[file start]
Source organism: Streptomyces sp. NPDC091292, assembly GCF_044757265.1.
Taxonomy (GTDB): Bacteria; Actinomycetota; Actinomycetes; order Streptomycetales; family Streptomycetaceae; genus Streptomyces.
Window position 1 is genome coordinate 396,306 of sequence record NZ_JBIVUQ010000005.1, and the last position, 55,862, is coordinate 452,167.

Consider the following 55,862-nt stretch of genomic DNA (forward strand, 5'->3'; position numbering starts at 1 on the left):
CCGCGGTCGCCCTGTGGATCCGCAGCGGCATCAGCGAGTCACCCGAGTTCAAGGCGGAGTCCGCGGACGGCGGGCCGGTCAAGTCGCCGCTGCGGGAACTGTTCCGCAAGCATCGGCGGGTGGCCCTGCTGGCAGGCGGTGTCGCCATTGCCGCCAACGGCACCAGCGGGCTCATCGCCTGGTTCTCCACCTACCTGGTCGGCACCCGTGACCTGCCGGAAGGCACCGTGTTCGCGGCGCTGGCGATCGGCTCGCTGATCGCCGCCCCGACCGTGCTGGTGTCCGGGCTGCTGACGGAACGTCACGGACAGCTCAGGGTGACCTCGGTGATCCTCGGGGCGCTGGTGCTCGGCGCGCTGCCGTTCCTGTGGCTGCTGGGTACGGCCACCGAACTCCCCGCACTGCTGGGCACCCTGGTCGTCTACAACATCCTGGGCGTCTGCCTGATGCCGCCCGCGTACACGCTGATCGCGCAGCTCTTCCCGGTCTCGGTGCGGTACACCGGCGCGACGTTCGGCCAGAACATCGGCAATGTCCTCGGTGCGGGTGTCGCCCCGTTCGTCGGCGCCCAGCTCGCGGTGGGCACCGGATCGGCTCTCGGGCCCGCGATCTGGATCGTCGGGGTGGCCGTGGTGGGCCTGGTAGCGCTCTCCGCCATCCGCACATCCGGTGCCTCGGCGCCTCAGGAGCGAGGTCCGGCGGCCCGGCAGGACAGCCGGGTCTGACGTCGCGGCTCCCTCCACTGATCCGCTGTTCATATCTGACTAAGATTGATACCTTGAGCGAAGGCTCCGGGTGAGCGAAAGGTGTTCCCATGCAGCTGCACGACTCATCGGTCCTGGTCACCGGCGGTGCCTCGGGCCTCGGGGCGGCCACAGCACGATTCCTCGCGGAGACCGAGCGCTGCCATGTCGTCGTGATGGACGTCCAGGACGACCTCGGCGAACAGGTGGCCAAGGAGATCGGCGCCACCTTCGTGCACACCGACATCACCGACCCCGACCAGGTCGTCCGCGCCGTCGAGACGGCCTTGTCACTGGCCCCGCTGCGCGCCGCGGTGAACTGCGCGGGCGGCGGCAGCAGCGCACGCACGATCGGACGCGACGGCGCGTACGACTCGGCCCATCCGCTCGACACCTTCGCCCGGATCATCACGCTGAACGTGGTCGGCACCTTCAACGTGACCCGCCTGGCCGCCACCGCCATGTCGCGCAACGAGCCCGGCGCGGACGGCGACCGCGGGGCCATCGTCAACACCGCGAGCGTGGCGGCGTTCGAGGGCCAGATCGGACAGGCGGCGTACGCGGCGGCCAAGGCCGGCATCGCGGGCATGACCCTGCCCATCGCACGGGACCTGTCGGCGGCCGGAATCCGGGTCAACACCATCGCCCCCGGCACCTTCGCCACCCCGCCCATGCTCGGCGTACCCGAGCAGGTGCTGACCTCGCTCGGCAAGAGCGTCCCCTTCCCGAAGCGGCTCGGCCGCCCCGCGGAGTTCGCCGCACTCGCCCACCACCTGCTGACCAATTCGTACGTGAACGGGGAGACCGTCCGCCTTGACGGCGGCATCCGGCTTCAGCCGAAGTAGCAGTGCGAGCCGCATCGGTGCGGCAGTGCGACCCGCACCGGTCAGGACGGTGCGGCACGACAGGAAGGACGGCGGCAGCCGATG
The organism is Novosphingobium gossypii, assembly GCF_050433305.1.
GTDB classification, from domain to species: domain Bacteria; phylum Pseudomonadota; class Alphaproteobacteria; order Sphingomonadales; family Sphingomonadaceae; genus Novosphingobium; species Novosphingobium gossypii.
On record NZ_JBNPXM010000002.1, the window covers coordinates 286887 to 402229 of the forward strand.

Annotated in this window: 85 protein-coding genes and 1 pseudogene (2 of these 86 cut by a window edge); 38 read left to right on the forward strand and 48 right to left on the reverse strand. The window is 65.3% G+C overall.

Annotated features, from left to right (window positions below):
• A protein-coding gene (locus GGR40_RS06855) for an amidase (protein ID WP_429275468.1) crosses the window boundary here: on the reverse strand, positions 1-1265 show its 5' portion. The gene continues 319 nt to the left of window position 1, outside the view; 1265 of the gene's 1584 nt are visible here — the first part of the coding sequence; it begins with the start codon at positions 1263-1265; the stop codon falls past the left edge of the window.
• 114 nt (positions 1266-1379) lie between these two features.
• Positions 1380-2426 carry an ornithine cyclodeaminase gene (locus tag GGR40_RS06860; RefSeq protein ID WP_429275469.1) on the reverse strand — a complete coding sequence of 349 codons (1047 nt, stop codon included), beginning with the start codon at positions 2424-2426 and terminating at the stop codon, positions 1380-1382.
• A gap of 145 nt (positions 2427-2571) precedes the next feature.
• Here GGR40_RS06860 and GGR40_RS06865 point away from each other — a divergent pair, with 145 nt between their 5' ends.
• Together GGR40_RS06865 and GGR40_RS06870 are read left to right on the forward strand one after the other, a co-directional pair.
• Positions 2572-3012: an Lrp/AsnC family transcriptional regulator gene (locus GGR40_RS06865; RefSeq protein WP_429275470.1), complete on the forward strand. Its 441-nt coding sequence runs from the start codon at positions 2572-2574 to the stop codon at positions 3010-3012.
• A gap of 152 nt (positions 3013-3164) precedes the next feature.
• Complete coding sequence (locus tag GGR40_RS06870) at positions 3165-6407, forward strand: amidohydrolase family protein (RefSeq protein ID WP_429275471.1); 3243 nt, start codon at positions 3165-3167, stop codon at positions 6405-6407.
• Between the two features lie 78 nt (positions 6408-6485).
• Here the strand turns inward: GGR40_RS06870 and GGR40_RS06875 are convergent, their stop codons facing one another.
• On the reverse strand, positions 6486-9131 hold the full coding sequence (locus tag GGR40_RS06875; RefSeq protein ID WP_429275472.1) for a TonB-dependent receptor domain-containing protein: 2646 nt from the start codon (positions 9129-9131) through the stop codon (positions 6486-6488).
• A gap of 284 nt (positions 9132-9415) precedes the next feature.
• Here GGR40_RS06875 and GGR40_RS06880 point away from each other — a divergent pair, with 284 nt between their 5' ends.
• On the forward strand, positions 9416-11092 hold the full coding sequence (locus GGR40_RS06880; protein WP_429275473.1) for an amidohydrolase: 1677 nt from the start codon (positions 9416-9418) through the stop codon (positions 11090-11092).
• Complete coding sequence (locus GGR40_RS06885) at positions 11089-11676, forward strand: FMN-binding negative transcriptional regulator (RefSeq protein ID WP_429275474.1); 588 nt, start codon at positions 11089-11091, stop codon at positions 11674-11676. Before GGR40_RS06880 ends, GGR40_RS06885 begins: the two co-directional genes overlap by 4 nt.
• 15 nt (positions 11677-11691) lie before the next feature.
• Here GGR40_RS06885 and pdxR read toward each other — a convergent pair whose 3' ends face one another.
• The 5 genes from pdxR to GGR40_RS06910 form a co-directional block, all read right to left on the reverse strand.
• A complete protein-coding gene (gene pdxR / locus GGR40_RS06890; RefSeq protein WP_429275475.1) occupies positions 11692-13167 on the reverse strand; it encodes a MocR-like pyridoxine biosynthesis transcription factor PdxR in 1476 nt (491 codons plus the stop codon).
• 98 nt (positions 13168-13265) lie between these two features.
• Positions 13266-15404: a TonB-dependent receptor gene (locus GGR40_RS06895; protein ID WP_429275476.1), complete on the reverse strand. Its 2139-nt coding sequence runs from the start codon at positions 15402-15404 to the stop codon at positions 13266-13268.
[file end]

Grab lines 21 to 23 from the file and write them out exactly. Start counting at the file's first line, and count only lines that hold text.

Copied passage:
• Here the strand turns inward: GGR40_RS06870 and GGR40_RS06875 are convergent, their stop codons facing one another.
• On the reverse strand, positions 6486-9131 hold the full coding sequence (locus tag GGR40_RS06875; RefSeq protein ID WP_429275472.1) for a TonB-dependent receptor domain-containing protein: 2646 nt from the start codon (positions 9129-9131) through the stop codon (positions 6486-6488).
• A gap of 284 nt (positions 9132-9415) precedes the next feature.